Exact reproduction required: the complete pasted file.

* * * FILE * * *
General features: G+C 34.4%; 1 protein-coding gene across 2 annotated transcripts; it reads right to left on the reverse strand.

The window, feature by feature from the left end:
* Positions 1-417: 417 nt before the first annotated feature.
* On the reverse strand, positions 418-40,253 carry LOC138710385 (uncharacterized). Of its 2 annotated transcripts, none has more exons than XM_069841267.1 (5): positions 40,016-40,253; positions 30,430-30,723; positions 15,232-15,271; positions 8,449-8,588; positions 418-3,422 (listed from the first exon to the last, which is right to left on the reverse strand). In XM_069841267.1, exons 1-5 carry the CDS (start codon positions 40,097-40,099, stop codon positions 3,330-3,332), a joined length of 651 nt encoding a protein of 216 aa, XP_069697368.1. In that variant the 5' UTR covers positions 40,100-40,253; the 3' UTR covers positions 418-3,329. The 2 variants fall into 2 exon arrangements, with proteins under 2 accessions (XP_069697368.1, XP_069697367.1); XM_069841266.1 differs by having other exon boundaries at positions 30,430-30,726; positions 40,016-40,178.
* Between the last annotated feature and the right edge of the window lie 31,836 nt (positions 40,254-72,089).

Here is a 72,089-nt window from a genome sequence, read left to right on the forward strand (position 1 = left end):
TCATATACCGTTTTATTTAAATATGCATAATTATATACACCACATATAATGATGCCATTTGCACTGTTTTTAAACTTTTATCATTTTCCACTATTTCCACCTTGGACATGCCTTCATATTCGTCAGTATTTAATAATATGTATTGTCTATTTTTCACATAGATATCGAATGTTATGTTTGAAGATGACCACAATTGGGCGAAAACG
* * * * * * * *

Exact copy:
General features: G+C 34.4%; 1 protein-coding gene across 2 annotated transcripts; it reads right to left on the reverse strand.

The window, feature by feature from the left end:
* Positions 1-417: 417 nt before the first annotated feature.
* On the reverse strand, positions 418-40,253 carry LOC138710385 (uncharacterized). Of its 2 annotated transcripts, none has more exons than XM_069841267.1 (5): positions 40,016-40,253; positions 30,430-30,723; positions 15,232-15,271; positions 8,449-8,588; positions 418-3,422 (listed from the first exon to the last, which is right to left on the reverse strand). In XM_069841267.1, exons 1-5 carry the CDS (start codon positions 40,097-40,099, stop codon positions 3,330-3,332), a joined length of 651 nt encoding a protein of 216 aa, XP_069697368.1. In that variant the 5' UTR covers positions 40,100-40,253; the 3' UTR covers positions 418-3,329. The 2 variants fall into 2 exon arrangements, with proteins under 2 accessions (XP_069697368.1, XP_069697367.1); XM_069841266.1 differs by having other exon boundaries at positions 30,430-30,726; positions 40,016-40,178.
* Between the last annotated feature and the right edge of the window lie 31,836 nt (positions 40,254-72,089).

Here is a 72,089-nt window from a genome sequence, read left to right on the forward strand (position 1 = left end):
TCATATACCGTTTTATTTAAATATGCATAATTATATACACCACATATAATGATGCCATTTGCACTGTTTTTAAACTTTTATCATTTTCCACTATTTCCACCTTGGACATGCCTTCATATTCGTCAGTATTTAATAATATGTATTGTCTATTTTTCACATAGATATCGAATGTTATGTTTGAAGATGACCACAATTGGGCGAAAACG